- Kevin Harley
- 9 October 2017
Rafe Spall heads up a somewhat successful woods-based horror from David Bruckner
If you go down to the woods with a horror movie, you want to be sure of getting some decent surprises. Adapted from a 2011 novel by British writer Adam Nevill, American director David Bruckner's shocker has the atmosphere, style and sturdy characterisation needed to tempt you along for the jaunt. But it doesn't have enough fresh scares or potent revelations to stick, much less soften the sense that we've been lost in trees like these before.
The prologue establishes the psychological stakes smartly, zeroing in on five male thirtysomethings just as a planning session for their next reunion holiday gets side-swiped by tragedy. New meaning is added to the phrase 'guilt trip' as the survivors end up taking a redemptive hiking holiday in Sweden, in honour of their lost comrade.
Rafe Spall, Sam Troughton, Arsher Ali and Robert James-Collier flesh out plausibly prickly character types, ensuring you buy their reactions to freaky finds in the forest after a proposed short cut leaves them lost. As if disembowelled elks, creepy cabins and pagan artefacts weren't weird enough, a night of bad dreams culminates in bed-wetting and worse: the realisation that something supernatural is afoot.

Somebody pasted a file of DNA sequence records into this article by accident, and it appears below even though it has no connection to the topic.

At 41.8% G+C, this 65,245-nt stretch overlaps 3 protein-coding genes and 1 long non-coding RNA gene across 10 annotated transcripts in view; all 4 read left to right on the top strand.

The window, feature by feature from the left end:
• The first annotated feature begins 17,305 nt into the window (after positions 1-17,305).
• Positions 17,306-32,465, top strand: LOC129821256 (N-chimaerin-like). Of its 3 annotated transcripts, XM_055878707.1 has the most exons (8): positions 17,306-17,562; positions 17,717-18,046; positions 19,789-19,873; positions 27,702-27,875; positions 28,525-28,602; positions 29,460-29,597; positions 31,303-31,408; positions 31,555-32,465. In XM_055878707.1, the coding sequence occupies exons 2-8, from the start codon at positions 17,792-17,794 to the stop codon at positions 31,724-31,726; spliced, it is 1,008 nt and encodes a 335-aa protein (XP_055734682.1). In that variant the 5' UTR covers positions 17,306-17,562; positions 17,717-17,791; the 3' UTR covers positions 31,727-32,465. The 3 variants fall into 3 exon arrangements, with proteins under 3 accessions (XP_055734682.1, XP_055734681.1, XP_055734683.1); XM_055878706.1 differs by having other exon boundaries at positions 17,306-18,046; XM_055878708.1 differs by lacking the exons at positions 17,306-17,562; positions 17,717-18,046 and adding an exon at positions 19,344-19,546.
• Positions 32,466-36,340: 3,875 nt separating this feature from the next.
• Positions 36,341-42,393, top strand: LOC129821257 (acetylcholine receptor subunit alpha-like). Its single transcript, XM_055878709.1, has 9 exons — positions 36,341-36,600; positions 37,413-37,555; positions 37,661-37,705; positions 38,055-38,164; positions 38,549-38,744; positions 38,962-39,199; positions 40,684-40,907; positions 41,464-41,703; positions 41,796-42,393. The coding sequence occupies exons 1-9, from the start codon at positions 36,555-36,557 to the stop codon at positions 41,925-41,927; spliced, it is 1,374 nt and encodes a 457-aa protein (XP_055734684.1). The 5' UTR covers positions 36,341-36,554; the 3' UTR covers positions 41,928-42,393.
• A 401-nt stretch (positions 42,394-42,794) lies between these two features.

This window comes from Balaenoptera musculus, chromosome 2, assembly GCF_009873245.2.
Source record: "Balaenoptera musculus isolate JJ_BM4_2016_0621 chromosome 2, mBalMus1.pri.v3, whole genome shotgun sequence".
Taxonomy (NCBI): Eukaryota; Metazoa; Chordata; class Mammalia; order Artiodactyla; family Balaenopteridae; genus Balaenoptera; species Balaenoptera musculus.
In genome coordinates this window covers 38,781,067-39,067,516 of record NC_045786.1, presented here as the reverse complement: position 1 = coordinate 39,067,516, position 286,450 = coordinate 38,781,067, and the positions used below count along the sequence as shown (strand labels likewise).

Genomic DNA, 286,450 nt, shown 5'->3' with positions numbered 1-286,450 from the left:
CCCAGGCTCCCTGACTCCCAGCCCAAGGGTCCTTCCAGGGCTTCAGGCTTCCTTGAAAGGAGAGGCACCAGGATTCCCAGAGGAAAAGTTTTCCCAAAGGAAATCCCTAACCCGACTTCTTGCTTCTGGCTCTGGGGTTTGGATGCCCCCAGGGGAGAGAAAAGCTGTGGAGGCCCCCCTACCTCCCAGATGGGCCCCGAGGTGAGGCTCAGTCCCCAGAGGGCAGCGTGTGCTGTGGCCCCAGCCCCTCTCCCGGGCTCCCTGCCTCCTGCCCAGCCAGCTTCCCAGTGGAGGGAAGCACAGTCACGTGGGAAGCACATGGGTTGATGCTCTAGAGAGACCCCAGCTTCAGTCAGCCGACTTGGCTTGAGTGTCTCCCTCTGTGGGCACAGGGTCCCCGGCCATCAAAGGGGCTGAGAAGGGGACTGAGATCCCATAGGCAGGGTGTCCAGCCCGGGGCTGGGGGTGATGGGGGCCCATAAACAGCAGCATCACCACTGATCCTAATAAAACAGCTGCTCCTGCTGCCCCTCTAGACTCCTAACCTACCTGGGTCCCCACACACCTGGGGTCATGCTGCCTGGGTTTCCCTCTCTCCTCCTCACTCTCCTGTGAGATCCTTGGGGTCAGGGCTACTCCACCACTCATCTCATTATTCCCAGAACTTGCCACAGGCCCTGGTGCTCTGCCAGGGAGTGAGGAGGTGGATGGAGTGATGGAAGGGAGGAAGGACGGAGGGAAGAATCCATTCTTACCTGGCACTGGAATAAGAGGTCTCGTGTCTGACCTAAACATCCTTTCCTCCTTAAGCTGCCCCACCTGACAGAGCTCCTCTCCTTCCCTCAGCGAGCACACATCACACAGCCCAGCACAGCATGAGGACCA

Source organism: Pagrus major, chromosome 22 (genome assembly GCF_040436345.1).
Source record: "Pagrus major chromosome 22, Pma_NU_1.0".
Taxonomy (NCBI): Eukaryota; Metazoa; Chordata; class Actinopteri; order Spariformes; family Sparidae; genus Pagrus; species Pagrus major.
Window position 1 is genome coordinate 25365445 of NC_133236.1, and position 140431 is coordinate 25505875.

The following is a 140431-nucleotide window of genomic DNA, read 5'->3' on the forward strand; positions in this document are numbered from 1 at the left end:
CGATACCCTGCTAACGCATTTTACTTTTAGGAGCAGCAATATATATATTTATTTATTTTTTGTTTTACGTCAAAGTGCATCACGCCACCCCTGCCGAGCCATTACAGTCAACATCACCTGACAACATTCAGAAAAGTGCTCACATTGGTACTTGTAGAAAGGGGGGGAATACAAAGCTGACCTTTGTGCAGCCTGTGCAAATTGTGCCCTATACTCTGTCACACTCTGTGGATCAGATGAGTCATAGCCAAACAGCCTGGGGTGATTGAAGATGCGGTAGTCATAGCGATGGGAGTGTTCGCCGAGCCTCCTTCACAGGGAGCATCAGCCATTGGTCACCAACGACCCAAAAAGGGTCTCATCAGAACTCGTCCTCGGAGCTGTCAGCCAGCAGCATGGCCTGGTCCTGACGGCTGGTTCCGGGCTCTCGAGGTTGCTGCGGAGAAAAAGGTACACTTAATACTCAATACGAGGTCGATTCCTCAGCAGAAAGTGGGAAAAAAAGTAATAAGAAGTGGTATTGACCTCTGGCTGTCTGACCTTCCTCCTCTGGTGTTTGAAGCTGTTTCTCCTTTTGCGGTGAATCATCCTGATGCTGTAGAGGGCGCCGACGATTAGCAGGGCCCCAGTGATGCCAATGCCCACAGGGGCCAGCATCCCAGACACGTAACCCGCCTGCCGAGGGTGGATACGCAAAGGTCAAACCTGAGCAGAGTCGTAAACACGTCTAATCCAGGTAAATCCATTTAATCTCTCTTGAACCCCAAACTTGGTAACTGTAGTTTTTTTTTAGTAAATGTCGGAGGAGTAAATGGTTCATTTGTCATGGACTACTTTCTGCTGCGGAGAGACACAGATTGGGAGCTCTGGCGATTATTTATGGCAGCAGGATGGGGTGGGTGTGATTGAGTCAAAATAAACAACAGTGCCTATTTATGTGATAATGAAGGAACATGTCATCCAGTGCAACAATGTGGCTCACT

Long before one character runs slap-bang into a trunk, the environment is well milked for insinuating threat by DP Andrew Shulkind's claustrophobic images, while Ben Lovett's throbbing score artfully compounds the sense of dread. However, this control of style isn't enough to shake off The Blair Witch Project's shadow, especially during an intense tent-based episode, and the resolution serves to demonstrate how successfully the first Blair film channelled the chill of the unseen.
Though Bruckner attacks the frights with full-gore gusto, a climactic recourse to effects-heavy default options reminds us that, in scary movies, short cuts are rarely the smart choice.
General release from Fri 13 Oct.